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New bill aims to help curb domestic violence

OKLAHOMA CITY, Okla._Governor Mary Fallin has signed a new bill that aims to cut down on what some are calling an epidemic of domestic violence in the state.

It instructs officers to use a 'lethality assessment protocol’ which includes a series of questions for the victim. The questions are designed to help determine the potential for danger.

According to the Oklahoma State Bureau of Investigation, police officers in four of Oklahoma's largest cities responded to a domestic violence call every 8 minutes and 45 seconds each day in 2012. Lawton was one of the cities with the most reported cases.

Compared to Norman, Lawton has roughly the same population but with significantly more reports at 1,431 compared to Norman's 423 reports.

"I believe that a lot of that may come from the influx of the military coming in and then...we go to things out at Fort Sill all the time," said Kerrie Mathews of the Marie Detty Woman’s Shelter.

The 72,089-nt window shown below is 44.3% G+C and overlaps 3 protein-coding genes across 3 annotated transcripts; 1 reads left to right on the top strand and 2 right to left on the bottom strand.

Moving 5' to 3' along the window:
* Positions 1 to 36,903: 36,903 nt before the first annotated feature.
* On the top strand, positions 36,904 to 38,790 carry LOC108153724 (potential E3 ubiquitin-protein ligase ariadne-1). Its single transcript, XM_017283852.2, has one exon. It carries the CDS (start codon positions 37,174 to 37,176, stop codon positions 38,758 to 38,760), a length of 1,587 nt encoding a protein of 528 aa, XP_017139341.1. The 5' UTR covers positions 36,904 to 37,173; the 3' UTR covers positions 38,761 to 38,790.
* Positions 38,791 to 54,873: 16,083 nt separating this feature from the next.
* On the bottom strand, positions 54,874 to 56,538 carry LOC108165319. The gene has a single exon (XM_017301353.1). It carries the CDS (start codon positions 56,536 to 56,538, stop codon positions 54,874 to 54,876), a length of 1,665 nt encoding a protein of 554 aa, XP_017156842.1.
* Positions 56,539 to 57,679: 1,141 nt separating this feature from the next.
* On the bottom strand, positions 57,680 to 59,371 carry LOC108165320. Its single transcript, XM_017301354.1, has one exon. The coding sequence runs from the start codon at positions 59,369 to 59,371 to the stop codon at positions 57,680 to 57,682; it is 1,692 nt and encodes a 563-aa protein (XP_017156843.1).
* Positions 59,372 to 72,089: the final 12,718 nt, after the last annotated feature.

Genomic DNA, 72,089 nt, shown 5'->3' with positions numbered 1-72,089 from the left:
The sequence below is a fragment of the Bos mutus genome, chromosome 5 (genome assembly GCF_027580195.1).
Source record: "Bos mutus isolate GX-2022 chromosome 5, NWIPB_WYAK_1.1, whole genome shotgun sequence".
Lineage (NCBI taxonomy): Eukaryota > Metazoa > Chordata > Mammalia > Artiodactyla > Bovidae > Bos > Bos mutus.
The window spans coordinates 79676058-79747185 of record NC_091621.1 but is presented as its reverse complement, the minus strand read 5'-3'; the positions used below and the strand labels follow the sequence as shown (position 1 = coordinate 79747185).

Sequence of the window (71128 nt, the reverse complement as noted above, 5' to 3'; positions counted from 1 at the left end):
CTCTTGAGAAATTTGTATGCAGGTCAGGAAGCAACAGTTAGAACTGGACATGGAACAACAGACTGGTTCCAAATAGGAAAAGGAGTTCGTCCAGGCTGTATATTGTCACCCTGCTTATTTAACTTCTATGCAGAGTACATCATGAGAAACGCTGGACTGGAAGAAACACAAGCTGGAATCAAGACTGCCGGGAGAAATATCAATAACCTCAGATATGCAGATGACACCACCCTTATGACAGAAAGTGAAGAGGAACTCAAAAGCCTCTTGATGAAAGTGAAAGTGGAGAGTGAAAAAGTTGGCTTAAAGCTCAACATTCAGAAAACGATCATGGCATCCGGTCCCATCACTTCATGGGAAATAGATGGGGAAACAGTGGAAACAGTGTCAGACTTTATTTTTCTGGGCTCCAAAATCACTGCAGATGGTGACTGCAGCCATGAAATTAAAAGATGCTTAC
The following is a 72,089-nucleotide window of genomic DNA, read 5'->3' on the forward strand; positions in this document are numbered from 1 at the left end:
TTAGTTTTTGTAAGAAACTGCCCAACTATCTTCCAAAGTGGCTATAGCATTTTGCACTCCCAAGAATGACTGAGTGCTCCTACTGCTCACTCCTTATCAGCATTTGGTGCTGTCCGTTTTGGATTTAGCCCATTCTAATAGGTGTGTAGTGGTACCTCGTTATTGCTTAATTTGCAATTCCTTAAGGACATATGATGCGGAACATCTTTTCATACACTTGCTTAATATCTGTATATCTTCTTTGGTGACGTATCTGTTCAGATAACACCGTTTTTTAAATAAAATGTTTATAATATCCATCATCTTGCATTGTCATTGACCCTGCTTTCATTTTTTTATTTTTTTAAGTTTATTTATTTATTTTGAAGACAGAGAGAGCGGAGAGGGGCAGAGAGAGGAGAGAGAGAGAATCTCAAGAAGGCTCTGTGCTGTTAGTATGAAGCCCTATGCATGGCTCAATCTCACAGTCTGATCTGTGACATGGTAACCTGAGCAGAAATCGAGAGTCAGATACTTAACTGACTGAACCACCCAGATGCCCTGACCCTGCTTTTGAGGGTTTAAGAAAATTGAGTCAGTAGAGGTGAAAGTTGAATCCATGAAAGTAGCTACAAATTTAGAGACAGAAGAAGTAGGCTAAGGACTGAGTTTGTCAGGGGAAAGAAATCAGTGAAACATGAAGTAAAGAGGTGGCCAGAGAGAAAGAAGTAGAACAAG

Mathews says experiencing violence during childhood can contribute also.

“We also take cases in from other places, like if a person comes, they may come in from Oklahoma City, so that would be part of our numbers also," explained Matthews.

Mathews also states that victims need to always seek help immediately.

"Well there is help available. If people see someone being physically hurt or if something happens, then to step in, and say 'Look, this cannot happen any longer'," said Matthews.

The new law will go into effect November 1. The bill's author says this type of analysis is already being used by police departments in Oklahoma City and Tulsa.

 

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